Journalism + Documentary Films

Long Form Video Journalism

Glenn Hartong puts 30 years experience as an award-winning photojournalist to work in Emmy Award winning documentary filmmaking. He has worked on long form video projects that have aired nationally on PBS and on His work has also appeared on

  • CNN
  • CNBC
  • CBS: 48 Hours
  • ABC World News Tonight
  • Dateline NBC
  • Scripps WCPO

New York Times Video Project by Glenn Hartong

Ria Davidson

CoFounder / Dragonfly Foundation

I have had the pleasure of working with Glenn for more years than I care to recall! He and I go way back, professionally. I have always had the highest regard for his work and his character. Recently, Glenn has worked with an organization that is near and dear to my heart, The Dragonfly Foundation. He has documented some incredible events and has communicated both the message and feeling I hoped to convey. I would gladly recommend him and Chili Dog Pictures for any future work!!!


PBS Documentary Filmmaker

Award Winning Documentary: Oyler

PBS documentary film – Oyler

Glenn Hartong served as Director of Photography. Both Glenn and Stacy Doose shot much of the footage for this award-winning film by Amy Scott, education reporter for

OYLER has been named one of the “Best of 2016” by Science Books and Films, a publication of the AAAS – The American Association for the Advancement of Science.

From the AAAS: “In Cincinnati’s Lower Price Hill, a poor community with “roots in the coal mining towns of Kentucky and West Virginia,” Oyler School serves as a full-time facility that offers daily nutritious meals, health care, and other services throughout the year. Compassionate school principal Craig Hockenberry’s daily rounds include greeting all students, driving around the neighborhood rounding up truants, and assisting kids in need. Low test scores prompt the state to step in and give the principal one year to turn the program around.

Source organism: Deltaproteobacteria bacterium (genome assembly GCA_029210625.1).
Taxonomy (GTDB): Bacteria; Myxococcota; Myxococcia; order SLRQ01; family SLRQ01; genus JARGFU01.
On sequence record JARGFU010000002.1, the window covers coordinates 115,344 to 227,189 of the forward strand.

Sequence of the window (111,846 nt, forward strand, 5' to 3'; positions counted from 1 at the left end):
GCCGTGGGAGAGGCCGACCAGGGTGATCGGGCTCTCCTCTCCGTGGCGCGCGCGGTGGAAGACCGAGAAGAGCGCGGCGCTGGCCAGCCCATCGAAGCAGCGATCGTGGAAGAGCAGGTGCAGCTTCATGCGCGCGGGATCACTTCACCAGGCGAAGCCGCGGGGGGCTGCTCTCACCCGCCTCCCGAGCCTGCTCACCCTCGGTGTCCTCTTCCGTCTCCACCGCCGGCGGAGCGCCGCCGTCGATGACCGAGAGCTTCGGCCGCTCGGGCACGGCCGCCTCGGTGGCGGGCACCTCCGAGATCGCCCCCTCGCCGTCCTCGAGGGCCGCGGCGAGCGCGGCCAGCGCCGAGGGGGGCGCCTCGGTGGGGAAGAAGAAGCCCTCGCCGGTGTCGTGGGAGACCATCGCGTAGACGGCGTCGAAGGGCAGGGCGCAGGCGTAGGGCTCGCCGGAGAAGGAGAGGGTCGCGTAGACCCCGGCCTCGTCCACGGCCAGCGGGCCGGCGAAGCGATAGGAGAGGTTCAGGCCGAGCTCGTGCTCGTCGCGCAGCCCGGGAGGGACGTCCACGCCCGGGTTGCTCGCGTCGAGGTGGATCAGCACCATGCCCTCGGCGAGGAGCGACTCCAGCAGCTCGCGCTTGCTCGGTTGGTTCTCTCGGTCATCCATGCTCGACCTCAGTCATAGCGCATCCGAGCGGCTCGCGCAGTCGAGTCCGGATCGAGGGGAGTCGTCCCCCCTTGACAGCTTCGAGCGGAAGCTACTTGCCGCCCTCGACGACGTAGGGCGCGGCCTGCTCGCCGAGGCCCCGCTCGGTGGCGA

This candid video takes viewers on a personalized 184-day tour of school events, including Hockenberry’s efforts to build academic success and one student’s quest to finish high school and attend college. Candid comments from educators, students, and parents emphasize the role the school plays in the community.”

From the Washington Post: “One likely overlooked source of that guidance can be found in a quiet, brutal, and hopeful one-hour documentary about a school in the urban Appalachian Lower Price Hill neighborhood of Cincinnati. ‘Oyler: One School, One Year,’ produced by Marketplace reporter Amy Scott, illustrates the district’s innovative, holistic approach to mitigating the devastating impacts of concentrated poverty through the eyes of Principal Craig Hockenberry and senior Raven Gribbins.

From WVXU Public Radio: Oyler: One School, One Year” (9 p.m. Monday, Feb. 1, Channel 48) is an inspiring look at the 2012-2013 school year, a showcase of what’s working in Cincinnati, and specifically in Cincinnati Public Schools. The school has received national attention for its one-stop in-school health clinic, day care center and other improvements in the school for students from first to 12th grades located at the west end of the Eighth Street viaduct.